Tuesday, June 8, 2010

Does the basis of calculating WC benefits influence reporting of claims?

If you miss time from work due to a temporary total disability, the amount you receive from an insurer will determine if you can put bread on the table and pay the rent. The quantum of compensation varies with the type of insurance.

Although we do not think of ‘sick leave’ as a form of insurance, in many ways it is like an insurance plan. Sick leave credits or allocations are often earned and may or may not have any residual value upon termination or retirement. In most cases, sick leave provides 100% of wages and is taxable. Sick leave plans are generally free of ‘deductibles’.

For those without sick leave plans as described above, Employment Insurance generally offers some sick leave benefits. In Canada, these amount to 55% of gross up to an insured maximum and all benefits are taxable. There is generally a two week waiting period before benefits may be paid under an EI claim.

Workers’ compensation is a form of insurance. The benefit rate for short term disability varies by jurisdiction. WorkSafeBC provides 90% of net earnings (where net equals gross earnings minus appropriate [mostly mandatory] deductions for employment insurance premiums and Canada Pension Plan contributions as well as applicable federal and provincial income tax) and compensation is tax free. BC does not have any waiting periods so benefits are payable from the day following the day of injury.

Not all workers’ compensation systems compensate at the same level. Most US states set the basis for compensation at 66 2/3% of gross earnings. A sampling of other jurisdictions reveal a range of alternatives—generally higher than the 67%:
• Maine uses 80% of worker’s ‘spendable’ earnings (or net wage after tax)
• Connecticut and Rhode Island uses 75% of worker’s spendable earnings
• Texas uses 70% of the worker’s pre-injury weekly in most cases
• Washington State’s compensation varies by marital status and number of dependents so the range is from 60% for a single to 75% (spouse adds 5% and each dependent 2%).

Most states have a waiting period of 3 to 7 days although most systems offer a ‘retroactive period’ such that the worker will be reimbursed for the waiting period if the wage-loss extends beyond (typically) 14 to 28 days.

Canadian jurisdictions generally compensate temporary total benefits at a higher level than their US counterparts. WorkSafeBC’s 90% compares well with other Canadian jurisdictions:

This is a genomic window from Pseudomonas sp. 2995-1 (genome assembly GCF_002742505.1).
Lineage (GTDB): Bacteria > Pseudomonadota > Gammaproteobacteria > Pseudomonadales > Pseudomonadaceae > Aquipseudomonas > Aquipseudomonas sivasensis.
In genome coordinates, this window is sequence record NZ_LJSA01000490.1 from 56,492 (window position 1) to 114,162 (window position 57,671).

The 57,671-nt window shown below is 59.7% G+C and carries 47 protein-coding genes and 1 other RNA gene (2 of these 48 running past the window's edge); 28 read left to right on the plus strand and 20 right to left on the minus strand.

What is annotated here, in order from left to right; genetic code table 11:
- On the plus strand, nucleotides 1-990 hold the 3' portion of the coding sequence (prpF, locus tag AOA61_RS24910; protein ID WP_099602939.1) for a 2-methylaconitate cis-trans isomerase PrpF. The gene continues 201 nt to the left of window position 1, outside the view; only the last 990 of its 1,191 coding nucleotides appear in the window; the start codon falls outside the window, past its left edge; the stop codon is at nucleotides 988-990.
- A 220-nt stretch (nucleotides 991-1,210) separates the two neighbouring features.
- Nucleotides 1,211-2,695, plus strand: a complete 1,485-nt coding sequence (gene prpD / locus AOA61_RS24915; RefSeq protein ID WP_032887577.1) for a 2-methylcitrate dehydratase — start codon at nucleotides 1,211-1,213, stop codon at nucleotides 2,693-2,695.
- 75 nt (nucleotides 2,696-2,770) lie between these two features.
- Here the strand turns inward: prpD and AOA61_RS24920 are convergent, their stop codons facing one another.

• Ontario, Prince Edward Island and New Brunswick use 85% of net
• Nova Scotia uses 75% of net for the first 26 weeks and 85% after that

Waiting periods are not common in Canada but do exist in New Brunswick (3 days), Nova Scotia (2 days) and PEI (3/5ths of weekly wage loss benefits to the worker.

While workers have an incentive to claim workers’ compensation benefits over EI for work-related claims, the same may not be true for work-related injuries.

Beyond the fact that waiting periods and departures from 100% of net earnings shift some of the costs of injury to injured workers, the level of compensation may influence reported injury rates. Take the case of a worker who suffers an injury that will result in two weeks away from work and a loss of $1000 net earnings (2 weeks at $500 per week). If the worker has access to a sick leave plan, the worker will likely receive 100% of usual net earnings or $1000. If the worker claims workers’ compensation benefits in a jurisdiction with a 3 day waiting period and an 85% of net benefit rate, the benefit will be $595. In a jurisdiction with no waiting period and a 90% of net benefit rate, the benefit will be $900. If the worker has the option of claiming either sick leave or a workers’ compensation benefit, it is clear that the sick leave route will minimize the burden of the injury the worker must bear. The propensity to not claim under workers’ compensation will increase (at least for shorter duration claims) the greater the financial cost the worker must bear.

This is another example where reported injury rates must be interpreted in context. As a general rule, one would expect jurisdictions with waiting periods and lower replacement of net earnings levels to experience lower injury rates for at least shorter duration injuries.

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